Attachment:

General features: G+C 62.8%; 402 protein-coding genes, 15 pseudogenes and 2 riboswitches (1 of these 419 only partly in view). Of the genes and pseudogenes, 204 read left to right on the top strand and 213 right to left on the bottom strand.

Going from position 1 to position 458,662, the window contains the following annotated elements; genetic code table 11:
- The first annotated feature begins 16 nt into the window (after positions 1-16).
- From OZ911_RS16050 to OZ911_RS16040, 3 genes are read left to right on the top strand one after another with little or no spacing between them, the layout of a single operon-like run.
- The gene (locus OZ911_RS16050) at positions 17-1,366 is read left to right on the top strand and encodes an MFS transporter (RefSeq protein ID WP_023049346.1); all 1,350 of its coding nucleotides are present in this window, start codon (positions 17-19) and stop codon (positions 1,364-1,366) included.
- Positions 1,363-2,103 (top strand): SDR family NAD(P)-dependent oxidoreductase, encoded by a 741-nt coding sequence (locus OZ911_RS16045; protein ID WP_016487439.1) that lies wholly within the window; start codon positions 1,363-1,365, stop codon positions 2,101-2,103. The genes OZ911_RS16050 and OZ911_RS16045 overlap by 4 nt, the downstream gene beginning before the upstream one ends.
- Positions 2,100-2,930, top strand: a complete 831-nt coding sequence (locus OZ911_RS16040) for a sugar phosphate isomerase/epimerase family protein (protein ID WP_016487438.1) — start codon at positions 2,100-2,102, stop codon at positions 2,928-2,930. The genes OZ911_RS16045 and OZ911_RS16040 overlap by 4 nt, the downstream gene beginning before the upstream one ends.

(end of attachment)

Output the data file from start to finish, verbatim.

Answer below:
General features: G+C 62.8%; 402 protein-coding genes, 15 pseudogenes and 2 riboswitches (1 of these 419 only partly in view). Of the genes and pseudogenes, 204 read left to right on the top strand and 213 right to left on the bottom strand.

Going from position 1 to position 458,662, the window contains the following annotated elements; genetic code table 11:
- The first annotated feature begins 16 nt into the window (after positions 1-16).
- From OZ911_RS16050 to OZ911_RS16040, 3 genes are read left to right on the top strand one after another with little or no spacing between them, the layout of a single operon-like run.
- The gene (locus OZ911_RS16050) at positions 17-1,366 is read left to right on the top strand and encodes an MFS transporter (RefSeq protein ID WP_023049346.1); all 1,350 of its coding nucleotides are present in this window, start codon (positions 17-19) and stop codon (positions 1,364-1,366) included.
- Positions 1,363-2,103 (top strand): SDR family NAD(P)-dependent oxidoreductase, encoded by a 741-nt coding sequence (locus OZ911_RS16045; protein ID WP_016487439.1) that lies wholly within the window; start codon positions 1,363-1,365, stop codon positions 2,101-2,103. The genes OZ911_RS16050 and OZ911_RS16045 overlap by 4 nt, the downstream gene beginning before the upstream one ends.
- Positions 2,100-2,930, top strand: a complete 831-nt coding sequence (locus OZ911_RS16040) for a sugar phosphate isomerase/epimerase family protein (protein ID WP_016487438.1) — start codon at positions 2,100-2,102, stop codon at positions 2,928-2,930. The genes OZ911_RS16045 and OZ911_RS16040 overlap by 4 nt, the downstream gene beginning before the upstream one ends.